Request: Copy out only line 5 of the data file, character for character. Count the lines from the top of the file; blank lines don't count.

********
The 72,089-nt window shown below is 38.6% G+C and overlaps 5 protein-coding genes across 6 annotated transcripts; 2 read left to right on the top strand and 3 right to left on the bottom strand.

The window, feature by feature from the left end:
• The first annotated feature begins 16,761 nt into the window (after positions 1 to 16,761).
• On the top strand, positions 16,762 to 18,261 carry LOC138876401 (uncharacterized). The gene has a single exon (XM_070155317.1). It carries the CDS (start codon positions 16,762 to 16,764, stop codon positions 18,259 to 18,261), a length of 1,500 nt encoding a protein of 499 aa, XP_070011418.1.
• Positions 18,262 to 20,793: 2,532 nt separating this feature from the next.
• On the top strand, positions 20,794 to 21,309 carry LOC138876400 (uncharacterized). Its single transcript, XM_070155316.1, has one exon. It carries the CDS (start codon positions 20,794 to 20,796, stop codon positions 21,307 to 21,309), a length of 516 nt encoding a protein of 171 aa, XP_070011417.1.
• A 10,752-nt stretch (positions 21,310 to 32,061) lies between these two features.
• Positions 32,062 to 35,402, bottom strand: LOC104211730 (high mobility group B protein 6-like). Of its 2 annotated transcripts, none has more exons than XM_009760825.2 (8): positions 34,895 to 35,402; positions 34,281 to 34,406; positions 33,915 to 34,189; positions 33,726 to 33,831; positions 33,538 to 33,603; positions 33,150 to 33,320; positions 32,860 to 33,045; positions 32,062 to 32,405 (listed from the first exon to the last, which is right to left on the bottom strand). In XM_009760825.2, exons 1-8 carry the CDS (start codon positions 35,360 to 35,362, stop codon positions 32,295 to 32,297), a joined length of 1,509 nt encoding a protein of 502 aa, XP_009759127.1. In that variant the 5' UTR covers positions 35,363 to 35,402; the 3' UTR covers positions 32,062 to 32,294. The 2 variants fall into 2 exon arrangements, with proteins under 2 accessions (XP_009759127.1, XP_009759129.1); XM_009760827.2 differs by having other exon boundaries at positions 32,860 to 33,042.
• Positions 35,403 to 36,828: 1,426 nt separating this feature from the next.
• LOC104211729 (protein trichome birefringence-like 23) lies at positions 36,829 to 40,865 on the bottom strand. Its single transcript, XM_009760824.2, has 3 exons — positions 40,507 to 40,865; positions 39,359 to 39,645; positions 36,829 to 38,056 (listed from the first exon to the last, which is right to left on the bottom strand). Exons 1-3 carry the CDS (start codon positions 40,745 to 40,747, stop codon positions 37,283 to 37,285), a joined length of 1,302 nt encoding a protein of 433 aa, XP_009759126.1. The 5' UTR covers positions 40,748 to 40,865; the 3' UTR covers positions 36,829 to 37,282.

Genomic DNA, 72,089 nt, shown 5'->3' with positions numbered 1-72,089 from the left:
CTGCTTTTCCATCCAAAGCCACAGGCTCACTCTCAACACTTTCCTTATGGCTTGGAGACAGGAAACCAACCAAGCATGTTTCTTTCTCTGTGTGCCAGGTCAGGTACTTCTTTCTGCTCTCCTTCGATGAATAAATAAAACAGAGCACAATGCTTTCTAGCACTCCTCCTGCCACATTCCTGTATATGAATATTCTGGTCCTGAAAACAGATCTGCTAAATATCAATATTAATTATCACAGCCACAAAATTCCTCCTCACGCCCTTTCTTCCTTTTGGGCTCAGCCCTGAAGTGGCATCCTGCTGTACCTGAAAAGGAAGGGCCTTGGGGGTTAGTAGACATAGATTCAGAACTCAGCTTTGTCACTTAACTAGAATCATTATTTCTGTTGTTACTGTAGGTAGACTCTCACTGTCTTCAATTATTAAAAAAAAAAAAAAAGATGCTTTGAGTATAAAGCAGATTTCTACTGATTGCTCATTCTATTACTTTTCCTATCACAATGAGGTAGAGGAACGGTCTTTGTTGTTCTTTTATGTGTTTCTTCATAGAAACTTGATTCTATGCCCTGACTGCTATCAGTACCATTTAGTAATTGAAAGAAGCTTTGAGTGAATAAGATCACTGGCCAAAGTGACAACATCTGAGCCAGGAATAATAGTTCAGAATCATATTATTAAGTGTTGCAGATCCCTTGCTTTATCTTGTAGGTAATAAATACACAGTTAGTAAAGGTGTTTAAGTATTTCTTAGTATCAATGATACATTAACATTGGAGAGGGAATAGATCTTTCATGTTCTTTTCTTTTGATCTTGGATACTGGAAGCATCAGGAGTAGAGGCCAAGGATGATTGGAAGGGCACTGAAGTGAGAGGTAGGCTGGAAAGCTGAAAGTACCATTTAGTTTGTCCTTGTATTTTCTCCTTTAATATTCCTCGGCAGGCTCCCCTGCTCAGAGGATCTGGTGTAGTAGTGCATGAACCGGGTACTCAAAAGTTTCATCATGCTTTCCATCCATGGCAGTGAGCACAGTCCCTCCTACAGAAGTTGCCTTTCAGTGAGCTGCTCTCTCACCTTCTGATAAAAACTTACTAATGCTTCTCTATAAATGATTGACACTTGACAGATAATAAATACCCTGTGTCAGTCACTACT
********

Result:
• Positions 18,262 to 20,793: 2,532 nt separating this feature from the next.